Monday, June 24, 2013

Reading Rainbow - Sacramento Bee: LeVar Burton celebrates success

Source: Sacramento Bee [follow link for complete article]

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SACRAMENTO BEE: LeVar Burton celebrates success of 'Reading Rainbow' 2.0

By Kristopher Rivera
Jun. 24, 2013

The Public Broadcasting Service may have pulled the plug on "Reading Rainbow" in 2009, but host and former Sacramento resident LeVar Burton wasn't about to quit encouraging kids to pick up books.

Instead, he began adapting the classic children's TV show to the digital age.

"We started immediately thinking, 'What would "Reading Rainbow" today be? What would "Reading Rainbow 2.0" be?' " said Burton, 56. "And that was the beginning of what became the 'Reading Rainbow' app. That's what got it all started."

"Reading Rainbow," which debuted in 1983, celebrates its 30th anniversary this month. And according to Burton, the future of "Rainbow" has never been brighter.

Co-founding RRKidz with veteran entertainment producer Mark Wolfe, Burton and his company secured the "Reading Rainbow" rights in 2011. RRKidz released the "Reading Rainbow" app for Apple last year. The app debuted on the Kindle Fire three weeks ago.

The app is No. 1 in the educational category on Kindle and remains in the top five on iTunes. It can be purchased for $10 a month or $29.99 for six months...

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... Education plays a large role for Burton and his family. His mother, older sister, son and two nieces all work in education.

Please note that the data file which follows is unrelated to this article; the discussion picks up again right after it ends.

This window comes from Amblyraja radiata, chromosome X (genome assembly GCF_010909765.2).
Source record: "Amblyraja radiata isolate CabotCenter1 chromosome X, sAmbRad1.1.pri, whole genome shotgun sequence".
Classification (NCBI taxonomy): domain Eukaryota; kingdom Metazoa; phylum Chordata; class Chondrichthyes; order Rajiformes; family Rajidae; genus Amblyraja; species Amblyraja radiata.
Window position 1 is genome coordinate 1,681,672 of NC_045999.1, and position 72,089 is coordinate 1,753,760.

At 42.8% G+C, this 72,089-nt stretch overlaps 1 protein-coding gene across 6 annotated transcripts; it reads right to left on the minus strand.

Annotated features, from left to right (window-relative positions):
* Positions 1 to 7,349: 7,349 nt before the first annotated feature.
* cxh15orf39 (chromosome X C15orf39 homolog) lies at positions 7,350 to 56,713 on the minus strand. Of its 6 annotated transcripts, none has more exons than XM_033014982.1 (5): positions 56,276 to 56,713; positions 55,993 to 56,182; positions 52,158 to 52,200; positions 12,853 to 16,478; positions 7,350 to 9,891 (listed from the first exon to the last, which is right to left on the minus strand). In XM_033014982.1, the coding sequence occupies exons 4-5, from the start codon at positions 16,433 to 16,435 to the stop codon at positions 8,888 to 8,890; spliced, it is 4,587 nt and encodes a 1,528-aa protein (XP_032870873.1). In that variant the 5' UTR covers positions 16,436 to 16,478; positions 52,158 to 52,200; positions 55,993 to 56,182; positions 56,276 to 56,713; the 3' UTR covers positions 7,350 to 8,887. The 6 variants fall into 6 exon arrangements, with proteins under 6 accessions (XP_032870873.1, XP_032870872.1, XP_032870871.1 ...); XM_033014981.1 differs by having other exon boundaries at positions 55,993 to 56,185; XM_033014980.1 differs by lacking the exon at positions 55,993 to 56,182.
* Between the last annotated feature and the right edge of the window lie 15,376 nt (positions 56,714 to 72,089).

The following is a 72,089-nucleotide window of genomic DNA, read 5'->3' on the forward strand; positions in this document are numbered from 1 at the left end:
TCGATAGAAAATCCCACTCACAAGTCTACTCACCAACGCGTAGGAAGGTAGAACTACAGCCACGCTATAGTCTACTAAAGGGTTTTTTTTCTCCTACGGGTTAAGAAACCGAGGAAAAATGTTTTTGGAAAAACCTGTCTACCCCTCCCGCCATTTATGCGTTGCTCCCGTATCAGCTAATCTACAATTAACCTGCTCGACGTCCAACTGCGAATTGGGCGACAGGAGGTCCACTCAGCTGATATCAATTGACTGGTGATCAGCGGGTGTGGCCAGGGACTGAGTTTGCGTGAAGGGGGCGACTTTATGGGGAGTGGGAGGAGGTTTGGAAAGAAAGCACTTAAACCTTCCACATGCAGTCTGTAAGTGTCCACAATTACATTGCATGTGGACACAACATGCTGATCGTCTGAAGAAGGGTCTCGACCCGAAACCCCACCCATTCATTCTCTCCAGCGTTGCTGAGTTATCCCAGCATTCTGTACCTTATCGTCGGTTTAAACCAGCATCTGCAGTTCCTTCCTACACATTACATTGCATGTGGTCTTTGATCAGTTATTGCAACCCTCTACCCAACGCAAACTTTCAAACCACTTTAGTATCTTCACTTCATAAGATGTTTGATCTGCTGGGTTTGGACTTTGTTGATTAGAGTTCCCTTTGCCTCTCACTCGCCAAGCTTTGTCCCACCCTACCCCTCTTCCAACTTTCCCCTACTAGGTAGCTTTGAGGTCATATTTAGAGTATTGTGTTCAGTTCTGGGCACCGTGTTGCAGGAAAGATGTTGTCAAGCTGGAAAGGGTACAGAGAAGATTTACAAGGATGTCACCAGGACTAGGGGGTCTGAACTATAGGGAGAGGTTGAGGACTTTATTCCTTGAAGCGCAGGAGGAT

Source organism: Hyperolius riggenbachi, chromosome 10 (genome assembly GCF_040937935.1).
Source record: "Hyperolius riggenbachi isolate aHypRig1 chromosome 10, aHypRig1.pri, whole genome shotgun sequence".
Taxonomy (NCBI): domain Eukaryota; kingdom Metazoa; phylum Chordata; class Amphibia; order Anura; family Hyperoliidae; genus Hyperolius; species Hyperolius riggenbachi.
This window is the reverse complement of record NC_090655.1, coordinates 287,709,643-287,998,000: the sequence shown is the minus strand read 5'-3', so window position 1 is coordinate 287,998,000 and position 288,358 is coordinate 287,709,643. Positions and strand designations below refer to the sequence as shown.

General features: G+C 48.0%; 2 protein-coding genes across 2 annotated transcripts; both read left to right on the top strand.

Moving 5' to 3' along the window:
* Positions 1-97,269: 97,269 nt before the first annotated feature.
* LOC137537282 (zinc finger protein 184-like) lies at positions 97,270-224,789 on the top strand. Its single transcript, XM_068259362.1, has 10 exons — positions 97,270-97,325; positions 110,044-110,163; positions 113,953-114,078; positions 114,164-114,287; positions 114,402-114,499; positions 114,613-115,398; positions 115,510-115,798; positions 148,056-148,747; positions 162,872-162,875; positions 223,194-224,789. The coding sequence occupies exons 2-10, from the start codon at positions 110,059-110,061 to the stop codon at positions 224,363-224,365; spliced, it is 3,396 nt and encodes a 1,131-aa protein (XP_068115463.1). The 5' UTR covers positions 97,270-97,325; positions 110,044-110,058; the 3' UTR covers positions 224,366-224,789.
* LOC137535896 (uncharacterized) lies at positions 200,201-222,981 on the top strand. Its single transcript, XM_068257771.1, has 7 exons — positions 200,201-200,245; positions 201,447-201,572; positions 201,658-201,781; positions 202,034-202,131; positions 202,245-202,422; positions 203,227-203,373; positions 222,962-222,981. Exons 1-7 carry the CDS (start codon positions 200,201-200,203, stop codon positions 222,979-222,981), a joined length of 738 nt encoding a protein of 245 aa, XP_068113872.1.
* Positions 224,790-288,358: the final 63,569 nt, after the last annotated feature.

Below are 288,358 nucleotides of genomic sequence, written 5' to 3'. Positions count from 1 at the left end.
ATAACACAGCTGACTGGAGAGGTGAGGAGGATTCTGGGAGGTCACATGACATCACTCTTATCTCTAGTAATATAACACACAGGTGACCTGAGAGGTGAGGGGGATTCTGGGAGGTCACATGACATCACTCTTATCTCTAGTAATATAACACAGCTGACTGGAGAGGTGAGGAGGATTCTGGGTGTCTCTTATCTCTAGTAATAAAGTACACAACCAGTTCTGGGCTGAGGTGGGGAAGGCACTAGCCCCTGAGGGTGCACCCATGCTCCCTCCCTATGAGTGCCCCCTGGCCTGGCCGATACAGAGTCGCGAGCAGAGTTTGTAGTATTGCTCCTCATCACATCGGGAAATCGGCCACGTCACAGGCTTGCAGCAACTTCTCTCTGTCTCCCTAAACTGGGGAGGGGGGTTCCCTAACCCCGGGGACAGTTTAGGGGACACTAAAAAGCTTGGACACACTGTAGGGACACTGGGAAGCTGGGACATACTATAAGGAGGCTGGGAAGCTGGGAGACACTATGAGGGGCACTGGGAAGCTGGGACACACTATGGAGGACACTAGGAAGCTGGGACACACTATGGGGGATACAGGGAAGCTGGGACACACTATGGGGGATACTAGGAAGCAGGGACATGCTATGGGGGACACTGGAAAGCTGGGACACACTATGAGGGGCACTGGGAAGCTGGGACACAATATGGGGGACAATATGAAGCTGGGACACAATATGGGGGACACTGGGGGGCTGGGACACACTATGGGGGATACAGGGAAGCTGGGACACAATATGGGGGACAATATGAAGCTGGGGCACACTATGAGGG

"It's like a family business," said Burton, known for his acting roles on the TV miniseries "Roots" as well as the series "Star Trek: The Next Generation."

Burton's mother worked as a high school English teacher in Missouri. She later moved from the Midwest with her three children to Sacramento and started a second career with the Sacramento County welfare department.

Burton attended several Catholic schools in the Sacramento area.

"One reason my mother had her eye on Sacramento as a place where she wanted to raise her children was because of the quality educational system in Sacramento at that time," Burton said.

As a child, Burton was an active reader. The bookmobile coming through his neighborhood was a big deal, Burton said.

Now he offers a similar, updated experience. The books aren't arriving on four wheels – they're reaching kids via tablet computers.

"I'm working harder than I've ever worked, and having more fun than I ever have," Burton said.

"I really love what we're doing. I'm really proud of what we're doing. Our mission is quite simple: We're looking to change the world one children's book at a time."

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